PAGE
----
USC study investigates ‘coercive diplomacy’ against terror groups

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USC study investigates ‘coercive diplomacy’ against terror groups


USC PhD candidate Ben Harris.

23 May 2016

Military action shouldn’t be considered the only solution to halting terrorist groups like ISIS, a University of the Sunshine Coast researcher says.

PhD candidate Ben Harris is investigating the benefits and challenges of engaging with violent non-state actors (VNSAs) using coercive diplomacy, a technique that blends aspects of diplomatic and military strategy.

Over the course of his three-year project, Mr Harris plans to develop a framework that sets out the circumstances in which coercive diplomacy is most likely to be effective in forcing VNSAs to abandon violence.

He said traditional engagement methods such as armed force, imprisonment and torture have often proved unsuccessful in countering the violence caused by organisations like ISIS, Boko Haram and Al Qaeda.

“While some people might find it appealing to try to completely eradicate these groups, what is more realistically achievable is forcing them to moderate their use of violence and, by extension, vastly reduce the number of deaths caused by the conflict,” he said.

“That’s where coercive diplomacy comes in. The idea is to use threats and escalating pressure, whether military, economic or diplomatic, to influence the target’s decisions, without crossing the threshold of demonstrative force.

“There will be times that military conflict is the only viable option against VSNAs, but I’m hoping this research will open people’s eyes to the possibility of a more peaceful solution to some of these problems.”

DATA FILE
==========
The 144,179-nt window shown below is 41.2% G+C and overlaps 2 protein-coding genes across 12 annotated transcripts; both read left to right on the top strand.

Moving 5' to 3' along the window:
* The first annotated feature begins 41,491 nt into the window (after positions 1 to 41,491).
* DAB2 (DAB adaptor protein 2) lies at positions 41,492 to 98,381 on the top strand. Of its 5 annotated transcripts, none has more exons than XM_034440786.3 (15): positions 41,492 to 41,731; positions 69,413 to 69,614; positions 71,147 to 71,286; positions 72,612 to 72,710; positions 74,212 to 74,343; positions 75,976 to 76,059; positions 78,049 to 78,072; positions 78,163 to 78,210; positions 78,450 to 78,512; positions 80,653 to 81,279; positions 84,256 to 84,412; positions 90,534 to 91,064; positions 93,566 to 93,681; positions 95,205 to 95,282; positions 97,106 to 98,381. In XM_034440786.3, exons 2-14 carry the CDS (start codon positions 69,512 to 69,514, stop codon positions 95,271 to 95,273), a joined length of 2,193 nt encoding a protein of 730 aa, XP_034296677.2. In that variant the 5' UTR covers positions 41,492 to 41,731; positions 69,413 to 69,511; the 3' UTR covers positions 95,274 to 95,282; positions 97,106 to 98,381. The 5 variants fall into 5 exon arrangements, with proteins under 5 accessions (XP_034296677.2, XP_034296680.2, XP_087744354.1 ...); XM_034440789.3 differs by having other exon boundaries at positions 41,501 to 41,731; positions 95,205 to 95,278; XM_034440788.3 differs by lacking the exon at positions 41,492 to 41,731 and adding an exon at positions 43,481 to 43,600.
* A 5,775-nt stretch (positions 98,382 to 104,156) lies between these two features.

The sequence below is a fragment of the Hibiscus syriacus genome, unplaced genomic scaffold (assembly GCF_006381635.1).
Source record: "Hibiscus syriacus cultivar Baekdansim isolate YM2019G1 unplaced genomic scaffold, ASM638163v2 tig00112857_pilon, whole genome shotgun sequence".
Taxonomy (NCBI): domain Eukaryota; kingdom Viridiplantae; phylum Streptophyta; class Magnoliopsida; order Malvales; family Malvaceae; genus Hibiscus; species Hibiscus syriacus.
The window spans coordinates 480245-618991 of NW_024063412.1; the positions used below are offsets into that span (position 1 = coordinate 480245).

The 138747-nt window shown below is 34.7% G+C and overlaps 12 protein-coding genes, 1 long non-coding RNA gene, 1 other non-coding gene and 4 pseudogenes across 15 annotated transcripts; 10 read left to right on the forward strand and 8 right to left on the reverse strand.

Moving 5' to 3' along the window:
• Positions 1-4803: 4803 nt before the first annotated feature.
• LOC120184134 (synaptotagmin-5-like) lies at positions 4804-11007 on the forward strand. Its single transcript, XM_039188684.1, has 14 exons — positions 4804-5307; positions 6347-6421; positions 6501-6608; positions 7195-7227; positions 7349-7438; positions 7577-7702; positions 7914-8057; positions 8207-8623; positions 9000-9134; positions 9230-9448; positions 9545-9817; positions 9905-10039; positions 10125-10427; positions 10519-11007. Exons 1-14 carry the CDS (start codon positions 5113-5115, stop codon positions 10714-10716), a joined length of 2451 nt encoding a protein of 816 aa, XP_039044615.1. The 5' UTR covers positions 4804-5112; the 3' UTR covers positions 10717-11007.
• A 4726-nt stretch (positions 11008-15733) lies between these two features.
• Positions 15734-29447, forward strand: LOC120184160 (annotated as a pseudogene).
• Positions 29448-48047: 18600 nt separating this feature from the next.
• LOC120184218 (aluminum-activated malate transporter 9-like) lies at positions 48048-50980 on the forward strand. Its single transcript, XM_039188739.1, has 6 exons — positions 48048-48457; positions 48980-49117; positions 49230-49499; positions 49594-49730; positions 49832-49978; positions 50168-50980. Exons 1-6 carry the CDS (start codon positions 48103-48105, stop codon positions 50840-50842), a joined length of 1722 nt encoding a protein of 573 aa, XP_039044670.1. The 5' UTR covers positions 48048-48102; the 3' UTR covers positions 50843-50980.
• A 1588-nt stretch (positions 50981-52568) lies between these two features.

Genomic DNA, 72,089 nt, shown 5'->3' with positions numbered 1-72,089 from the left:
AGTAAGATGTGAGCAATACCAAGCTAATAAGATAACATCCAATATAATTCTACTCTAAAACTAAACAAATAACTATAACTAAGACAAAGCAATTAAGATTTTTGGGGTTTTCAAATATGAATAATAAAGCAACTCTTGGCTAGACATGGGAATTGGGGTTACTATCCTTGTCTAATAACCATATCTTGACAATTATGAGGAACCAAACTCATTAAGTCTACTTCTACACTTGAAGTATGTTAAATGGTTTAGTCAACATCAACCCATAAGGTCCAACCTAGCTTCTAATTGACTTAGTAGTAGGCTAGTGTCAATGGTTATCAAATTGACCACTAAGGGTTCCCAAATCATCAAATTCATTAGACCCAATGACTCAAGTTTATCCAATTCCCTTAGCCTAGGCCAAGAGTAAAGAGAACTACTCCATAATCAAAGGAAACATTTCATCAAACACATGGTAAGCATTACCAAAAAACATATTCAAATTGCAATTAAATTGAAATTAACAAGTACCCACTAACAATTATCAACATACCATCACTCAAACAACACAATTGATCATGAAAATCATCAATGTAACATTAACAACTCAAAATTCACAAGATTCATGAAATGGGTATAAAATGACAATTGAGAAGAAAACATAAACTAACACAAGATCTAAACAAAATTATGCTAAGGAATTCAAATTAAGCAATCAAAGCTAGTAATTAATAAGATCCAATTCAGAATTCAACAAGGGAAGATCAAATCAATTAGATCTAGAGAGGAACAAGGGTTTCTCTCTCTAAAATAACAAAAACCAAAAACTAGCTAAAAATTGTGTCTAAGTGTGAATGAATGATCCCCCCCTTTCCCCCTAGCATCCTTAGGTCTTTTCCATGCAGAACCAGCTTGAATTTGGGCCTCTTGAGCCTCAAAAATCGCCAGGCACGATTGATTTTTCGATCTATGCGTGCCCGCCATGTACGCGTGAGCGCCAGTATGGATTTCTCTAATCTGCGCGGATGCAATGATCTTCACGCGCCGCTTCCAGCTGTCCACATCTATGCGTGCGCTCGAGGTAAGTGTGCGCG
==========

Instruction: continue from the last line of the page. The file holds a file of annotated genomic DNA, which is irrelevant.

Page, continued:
In previous research, Mr Harris has investigated the Western coalition’s use of coercive diplomacy during the Iranian nuclear crisis, which resulted in the signing of the Geneva interim agreement to freeze the country’s nuclear program.

However, Mr Harris said, using the strategy against decentralized VNSAs like ISIS was likely to be markedly more complicated than using it against governments.

“In state conflicts, the motivation for the actions of the parties involved is generally about state survival and power balances,” he said. “But non-state terrorist groups can be motivated by a combination of complex factors like religion, politics, or ethno-nationalism.

“There are other logistical challenges in engaging with VSNAs as well, such as who do you issue the threats to and how will they be communicating? Do they actually have any assets that we can threaten against?

“Coercive diplomacy is unlikely to work in every situation, however, I think it is an appealing alternative to armed force and therefore one tool to add to the armory.”

Mr Harris’s research is being supervised by Lecturer in Politics and International Relations Dr John Janzekovic and Senior Lecturer in Social Sciences Dr Peter Innes.

— Gen Kennedy

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